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Gov. Deval Patrick’s announcement this past weekend that seven health plans will be submitted to receive a seal of approval from the Connector was momentous.
How the health care sector achieved these new, lower rates is a story of determination and leaving no stone unturned. When health care reform was passed, everyone hailed its arrival but all of us in the field knew that it had many unanswered questions.
As chief executive officer of a local health plan with a national reputation for quality, and with more than 25 years of experience in health care and public policy, for me, its passage marked the beginning of a sea change. Health care reform has been attempted many times in the past but has been crippled by the weight of its complexity.
Those of us involved in developing and enacting Chapter 58 recognized that we needed to be willing to change in order to reach the July 1 mandatory starting line.
So last month, when Gov. Patrick called and asked me to lower the average premium for our proposed plans, we at Tufts Health Plan rolled up our sleeves and challenged ourselves to reach that goal.
Tufts Health Plan’s submission to the Connector is a plan with prescription drug coverage that for a typical 37-year old uninsured Massachusetts resident will cost $241 per month. That premium can be reduced to $149 if paid for with pre-tax dollars (for more on buying health insurance pre-taxes click here). All office visits are covered with a copayment and excluded from the medical deductible of $2,000. Young adults can purchase a plan with drug coverage for as low as $206 per month.
To create these plans, we started by reaffirming our commitment to access, affordability and quality. We acknowledged that we had to use our available resources to address the underlying cost of health care. We identified the services that promote health and wellness – office visits, prescription drugs, preventive health screenings and wellness programs – and provided the highest level of coverage for them.
The plan includes our nationally recognized evidenced-based medical management programs. While health care has more than its fair share of jargon, I will share how the physicians at Tufts Health Plan who run this program describe it to me. The program uses the latest available medical science and research to develop standards of care. The medical management program helps reduce variation in practice such as when two patients with identical conditions receive different care. It also provides nurse case managers to those members dealing with complex issues, such as high-risk pregnancy, to help them understand and implement their physician’s care plan.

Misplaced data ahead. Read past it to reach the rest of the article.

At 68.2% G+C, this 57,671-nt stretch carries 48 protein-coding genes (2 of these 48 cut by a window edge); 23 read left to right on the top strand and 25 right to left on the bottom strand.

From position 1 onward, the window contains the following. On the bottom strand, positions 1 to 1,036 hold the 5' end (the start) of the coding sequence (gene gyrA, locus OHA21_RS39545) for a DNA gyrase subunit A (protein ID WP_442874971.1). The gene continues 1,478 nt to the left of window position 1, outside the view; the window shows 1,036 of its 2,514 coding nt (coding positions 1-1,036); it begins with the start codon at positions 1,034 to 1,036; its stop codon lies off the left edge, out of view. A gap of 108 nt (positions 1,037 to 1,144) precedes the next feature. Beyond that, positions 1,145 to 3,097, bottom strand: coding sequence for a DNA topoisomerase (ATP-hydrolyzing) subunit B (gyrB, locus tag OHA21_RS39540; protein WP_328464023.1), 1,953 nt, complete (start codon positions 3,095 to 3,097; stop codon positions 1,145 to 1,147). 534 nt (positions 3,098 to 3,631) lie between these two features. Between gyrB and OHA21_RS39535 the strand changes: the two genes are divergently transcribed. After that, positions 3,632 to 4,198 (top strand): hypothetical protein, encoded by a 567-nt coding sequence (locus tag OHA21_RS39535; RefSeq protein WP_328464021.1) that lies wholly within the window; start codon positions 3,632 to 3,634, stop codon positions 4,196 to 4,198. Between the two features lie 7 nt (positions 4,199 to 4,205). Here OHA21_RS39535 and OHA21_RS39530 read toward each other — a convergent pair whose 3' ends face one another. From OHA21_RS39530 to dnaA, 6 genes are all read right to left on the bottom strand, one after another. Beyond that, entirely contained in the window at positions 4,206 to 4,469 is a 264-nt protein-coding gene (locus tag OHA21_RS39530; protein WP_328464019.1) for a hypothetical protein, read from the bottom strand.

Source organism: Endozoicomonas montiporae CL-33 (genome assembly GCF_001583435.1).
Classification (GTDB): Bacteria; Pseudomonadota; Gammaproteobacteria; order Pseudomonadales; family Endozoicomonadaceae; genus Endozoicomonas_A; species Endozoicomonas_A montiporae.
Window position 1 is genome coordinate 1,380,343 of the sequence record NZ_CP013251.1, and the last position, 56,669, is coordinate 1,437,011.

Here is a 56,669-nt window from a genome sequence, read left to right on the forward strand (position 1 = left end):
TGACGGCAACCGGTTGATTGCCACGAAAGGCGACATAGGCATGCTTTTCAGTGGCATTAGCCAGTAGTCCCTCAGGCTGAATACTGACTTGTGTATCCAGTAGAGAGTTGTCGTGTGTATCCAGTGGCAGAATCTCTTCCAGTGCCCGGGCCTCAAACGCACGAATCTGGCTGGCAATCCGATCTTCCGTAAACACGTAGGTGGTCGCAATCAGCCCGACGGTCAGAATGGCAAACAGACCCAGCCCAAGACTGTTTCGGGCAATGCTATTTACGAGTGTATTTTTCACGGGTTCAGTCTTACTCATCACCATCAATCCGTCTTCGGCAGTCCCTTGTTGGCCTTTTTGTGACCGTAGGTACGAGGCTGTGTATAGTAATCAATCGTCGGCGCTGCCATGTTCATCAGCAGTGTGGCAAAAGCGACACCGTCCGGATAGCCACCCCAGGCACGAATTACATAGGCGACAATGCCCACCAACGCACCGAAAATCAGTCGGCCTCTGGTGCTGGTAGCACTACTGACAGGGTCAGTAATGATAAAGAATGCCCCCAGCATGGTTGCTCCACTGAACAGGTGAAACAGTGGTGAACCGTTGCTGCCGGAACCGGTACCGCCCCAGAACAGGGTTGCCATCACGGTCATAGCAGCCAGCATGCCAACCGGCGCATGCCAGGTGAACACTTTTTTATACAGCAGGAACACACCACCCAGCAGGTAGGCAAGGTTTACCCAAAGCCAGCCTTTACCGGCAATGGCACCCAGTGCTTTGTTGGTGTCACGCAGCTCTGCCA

We reviewed market research that showed that people prefer to have a smaller network of hospitals rather than having lower benefits. Many of the hospitals and physicians in the Tufts Health Plan network stepped up to the plate, agreeing to lower rates in this select network plan because they believe in health care reform and want to see it succeed.
The hospitals included in this plan are of the highest quality and meet our rigorous credentialing standards. For example, a member of this plan can receive cardiac care at Mount Auburn Hospital, a Harvard University teaching hospital in Cambridge. Monday morning, I received an e-mail from Dr. Kim Saal, chief of cardiology at Mount Auburn. He wrote,
“We have expanded our division this past year with the addition of a cardiologist who specializes in electrophysiology and a second cardiologist who specializes in cardiac imaging. Our approach to cardiac imaging at Mount Auburn Hospital is unique as all CT
angiograms and cardiac MR studies are performed and read jointly by cardiology and radiology. This summer we will be adding another electrophysiologist who will be working both at Mount Auburn Hospital and at the Beth Israel Deaconess Medical Center The collegiality that exists between cardiology and cardiac surgery since the appointment of Dr. Vladimir Birjirniak as Chief of Cardiac Surgery has fostered a single front to our approach to our patients that I believe is second to none. Our quality indicators in both cardiac surgery and interventional cardiology continue to stand out as one of the leaders in the state as they have done since the onset of these quality tools.”
Certainly, more change is on the way. Individuals who previously opted to forgo coverage will now need to consider their options. Ideally, this legislation will inspire more robust information on the quality and cost of health care than what is currently available.
For today, I am going to take satisfaction in knowing that my health care colleagues, with the leadership of the Governor, the Legislature, Jon Kingsdale and the staff of the Connector, have achieved a historic step in providing a fundamental social benefit.
James Roosevelt, Jr., president and chief executive officer
Tufts Health Plan
This program aired on March 6, 2007. The audio for this program is not available.
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